The Checklist App for Living and Leading

There are seemingly endless opportunities to waste our time in search of improved productivity, increased creativity and higher quality in our personal and working lives. The buffet of apps for our devices and seemingly endless articles offering tips to help us conquer our personal drift toward entropy are everywhere. It feels like everyone is looking for help and no one is truly finding what they need. It’s possible the simple, ancient checklist might be the right solution.

We’re Not Feeling Organized:

In my informal polling of people I encounter, most are not feeling better organized and prioritized and on-task as a result of their apps or the advice articles. Most people tend to look and act like their hair is perpetually on fire.

Perhaps we’re looking for technology to solve a distinctly analog (human) challenge.

Lessons from an Airplane Pilot:

The other day I observed a pilot at a small regional airport prepare to fly his private plane on a cross-country journey carrying his wife and infant child. Precious cargo.

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He walked slowly around the plane looking it over and testing the various moveable parts. He made certain the gas caps were secure, ran his hands over the plane’s surface and then satisfied that all was good, he climbed into a cockpit filled with technology and proceeded to pull out the most fundamental of all personal productivity and quality tools, the checklist.

This pilot has thousands of hours of flight time gained in over 40 years of flying. I suspect he could recite the preflight checklist in his sleep. Nonetheless, he diligently checked every item on the list as if it was his first time preparing to fly.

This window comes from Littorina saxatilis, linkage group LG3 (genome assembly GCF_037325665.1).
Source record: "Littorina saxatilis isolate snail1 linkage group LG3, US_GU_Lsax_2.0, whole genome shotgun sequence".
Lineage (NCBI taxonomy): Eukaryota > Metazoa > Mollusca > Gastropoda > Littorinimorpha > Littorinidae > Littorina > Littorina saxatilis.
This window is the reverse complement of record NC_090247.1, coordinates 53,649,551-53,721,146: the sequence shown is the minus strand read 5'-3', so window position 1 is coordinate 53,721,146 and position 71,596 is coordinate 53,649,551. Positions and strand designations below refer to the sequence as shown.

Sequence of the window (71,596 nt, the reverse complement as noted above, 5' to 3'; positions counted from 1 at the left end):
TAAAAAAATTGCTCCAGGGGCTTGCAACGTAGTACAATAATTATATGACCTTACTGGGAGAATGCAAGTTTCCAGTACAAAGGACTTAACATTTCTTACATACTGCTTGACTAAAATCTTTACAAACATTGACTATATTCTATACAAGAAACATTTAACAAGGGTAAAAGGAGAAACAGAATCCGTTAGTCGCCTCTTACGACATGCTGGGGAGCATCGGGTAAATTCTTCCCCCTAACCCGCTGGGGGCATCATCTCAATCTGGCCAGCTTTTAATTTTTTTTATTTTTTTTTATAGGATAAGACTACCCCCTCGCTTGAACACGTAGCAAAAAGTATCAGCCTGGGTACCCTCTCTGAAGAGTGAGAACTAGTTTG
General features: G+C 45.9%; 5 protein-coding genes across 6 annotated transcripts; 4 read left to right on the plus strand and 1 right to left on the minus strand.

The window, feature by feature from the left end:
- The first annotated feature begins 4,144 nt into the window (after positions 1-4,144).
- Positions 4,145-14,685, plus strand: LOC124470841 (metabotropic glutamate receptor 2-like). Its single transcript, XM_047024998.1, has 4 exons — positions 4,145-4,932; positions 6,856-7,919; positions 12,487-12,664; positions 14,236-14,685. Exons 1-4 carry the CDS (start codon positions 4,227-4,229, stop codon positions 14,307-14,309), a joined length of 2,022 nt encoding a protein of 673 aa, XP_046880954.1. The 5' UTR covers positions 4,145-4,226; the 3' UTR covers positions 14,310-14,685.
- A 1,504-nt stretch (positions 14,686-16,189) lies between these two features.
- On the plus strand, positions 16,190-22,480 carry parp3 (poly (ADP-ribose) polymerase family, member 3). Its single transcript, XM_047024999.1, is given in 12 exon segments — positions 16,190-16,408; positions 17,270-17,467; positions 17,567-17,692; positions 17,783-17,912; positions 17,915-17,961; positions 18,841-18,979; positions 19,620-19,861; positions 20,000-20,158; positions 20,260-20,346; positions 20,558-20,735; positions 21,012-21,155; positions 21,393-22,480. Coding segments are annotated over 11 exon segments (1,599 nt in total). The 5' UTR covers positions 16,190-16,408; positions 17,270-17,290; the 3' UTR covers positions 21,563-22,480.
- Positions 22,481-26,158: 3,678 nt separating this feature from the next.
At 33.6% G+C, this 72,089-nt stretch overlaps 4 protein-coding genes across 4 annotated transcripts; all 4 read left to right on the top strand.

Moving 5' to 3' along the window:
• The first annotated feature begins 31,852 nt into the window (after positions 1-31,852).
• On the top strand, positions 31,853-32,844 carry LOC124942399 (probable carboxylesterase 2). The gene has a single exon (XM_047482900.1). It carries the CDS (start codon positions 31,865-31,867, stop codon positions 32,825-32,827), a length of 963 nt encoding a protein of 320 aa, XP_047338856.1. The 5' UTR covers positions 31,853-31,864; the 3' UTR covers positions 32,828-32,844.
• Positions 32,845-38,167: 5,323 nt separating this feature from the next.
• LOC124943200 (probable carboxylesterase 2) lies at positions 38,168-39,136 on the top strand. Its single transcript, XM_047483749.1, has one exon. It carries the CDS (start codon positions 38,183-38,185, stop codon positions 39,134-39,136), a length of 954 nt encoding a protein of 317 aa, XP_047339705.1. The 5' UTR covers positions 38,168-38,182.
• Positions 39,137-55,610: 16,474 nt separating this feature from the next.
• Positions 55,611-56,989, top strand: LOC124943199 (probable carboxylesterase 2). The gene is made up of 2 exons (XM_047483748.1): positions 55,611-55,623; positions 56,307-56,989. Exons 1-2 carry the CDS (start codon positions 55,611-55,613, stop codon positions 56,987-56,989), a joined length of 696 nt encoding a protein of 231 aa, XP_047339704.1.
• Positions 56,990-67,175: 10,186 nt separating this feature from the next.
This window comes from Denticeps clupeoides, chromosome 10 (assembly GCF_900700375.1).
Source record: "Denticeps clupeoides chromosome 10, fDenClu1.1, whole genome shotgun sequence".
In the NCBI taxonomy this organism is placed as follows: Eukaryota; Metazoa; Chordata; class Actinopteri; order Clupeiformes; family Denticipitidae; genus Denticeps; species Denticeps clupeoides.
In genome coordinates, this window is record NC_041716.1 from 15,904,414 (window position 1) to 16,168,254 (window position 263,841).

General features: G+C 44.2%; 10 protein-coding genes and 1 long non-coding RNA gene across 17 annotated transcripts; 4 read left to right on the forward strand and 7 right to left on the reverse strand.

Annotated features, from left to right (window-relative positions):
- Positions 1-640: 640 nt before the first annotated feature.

No other tool so clearly focuses our attention and requires us to acknowledge completion.

As a lifesaving tool, the use of the checklist is probably responsible for the overall great safety record in the aviation industry.

What We Need is A Checklist for Living and Leading:

Perhaps the app we are all looking for to ensure we do the right things in the right order to improve our productivity and quality is the tried and true checklist.

Here are some ideas for your own “preflight” checklists:

  • The life checklist reminds us to love our families, treat everyone we encounter with kindness and respect, take care of our physical and mental health and strive to learn from our copious personal mistakes. Some of us should include the reminder to not take ourselves too seriously.
  • The leadership checklist draws on the life checklist and reminds us of our responsibility to create value with every encounter—to strive to make someone’s situation better while helping them to do their best. The most potent reminder on this list is to “make meaning” through our actions.
  • The citizen’s checklist reminds us of our responsibilities as individuals living in a free land. It includes our obligation to serve our country, engage in civil discourse about civic issues and to never take our freedoms for granted.

The Bottom Line for Now:

Much like my pilot friend relying on this checklist to safely shepherd his family home, our own checklists will help us focus on what matters. Of course, like the pilot, you have to use it daily and diligently. Oh, and the best things about this checklist app: you don’t need to charge a device to run it, it doesn’t require you to invest in cloud storage and there’s no cost for upgrades ever.

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By |2017-05-17T18:32:22+00:00August 11th, 2016|Career, Leadership|0 Comments

About the Author:

Art Petty is a coach, speaker and workshop presenter focusing on helping professionals and organizations learn to survive and thrive in an era of change. When he is not speaking, Art serves senior executives, business owners and high potential professionals as a coach and strategy advisor. Additionally, Art’s books are widely used in leadership development programs. To learn more or discuss a challenge, contact Art.

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